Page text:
Research & Projects

Both applied and fundamental research projects are carried out in the tribology group. The focus of many projects has been on investigating the influence of adsorbed molecules on friction and wear. This has involved measuring the tribological properties under a variety of conditions and examining the chemistry at the surface.

In order to provide wear protection or reduce friction, additives have to adsorb onto or interact with the surface. While friction can often be controlled by adsorbing the right molecules, wear protection generally requires that the additive reacts at the surface to form a protective layer. XPS and ToF-SIMS can be used to probe the adsorption of additives onto the surfaces in liquid-lubricated contacts. These techniques can also be used to identify reactions that take place during sliding and distinguish these from thermally activated reactions.

As well as experimental methods, computer modelling can also be used to investigate the adsorption of molecules and polymers onto surfaces. This can provide an additional insight that would not be accessible through laboratory experiments. Visualizing how the molecule adsorbs onto the surface strengthens the interpretation of experimental results and provides additional information on the mechanisms of friction control. In particular, modeling allows the chemical forces involved in adsorption to be identified and quantified, thus assisting in the design of low friction additives. Finite element modelling is used to examine the pressure distribution and its effect on wear in artificial joints.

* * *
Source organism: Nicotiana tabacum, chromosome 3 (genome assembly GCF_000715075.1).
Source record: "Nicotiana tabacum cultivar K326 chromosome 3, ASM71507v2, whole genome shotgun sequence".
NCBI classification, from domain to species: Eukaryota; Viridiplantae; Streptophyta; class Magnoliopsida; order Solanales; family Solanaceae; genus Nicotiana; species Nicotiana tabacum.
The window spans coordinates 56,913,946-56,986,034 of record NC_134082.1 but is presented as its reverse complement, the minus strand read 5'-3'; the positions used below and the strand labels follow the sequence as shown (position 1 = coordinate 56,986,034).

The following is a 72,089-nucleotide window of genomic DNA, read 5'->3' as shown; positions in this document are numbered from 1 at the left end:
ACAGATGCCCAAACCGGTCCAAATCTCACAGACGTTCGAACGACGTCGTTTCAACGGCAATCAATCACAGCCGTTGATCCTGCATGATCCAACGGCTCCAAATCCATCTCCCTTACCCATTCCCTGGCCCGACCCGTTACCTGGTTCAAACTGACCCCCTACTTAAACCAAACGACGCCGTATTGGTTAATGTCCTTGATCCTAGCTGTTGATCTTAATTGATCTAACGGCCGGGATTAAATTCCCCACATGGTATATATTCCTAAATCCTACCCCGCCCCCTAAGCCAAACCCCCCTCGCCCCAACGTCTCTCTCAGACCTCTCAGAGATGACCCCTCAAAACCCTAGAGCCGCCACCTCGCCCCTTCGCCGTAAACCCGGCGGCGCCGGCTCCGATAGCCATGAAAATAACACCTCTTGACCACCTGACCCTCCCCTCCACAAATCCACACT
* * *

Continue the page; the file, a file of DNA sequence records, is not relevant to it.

Applied research focuses on the tribological properties of new materials and coatings. Such projects rely heavily on the meaningful measurement of friction and wear on the laboratory scale. This is assisted by using different techniques that allow varying geometries and conditions to be tested. In addition, vibrations are recorded during the measurement of high friction materials, allowing a more extensive characterization of the tribological properties before field tests are carried out.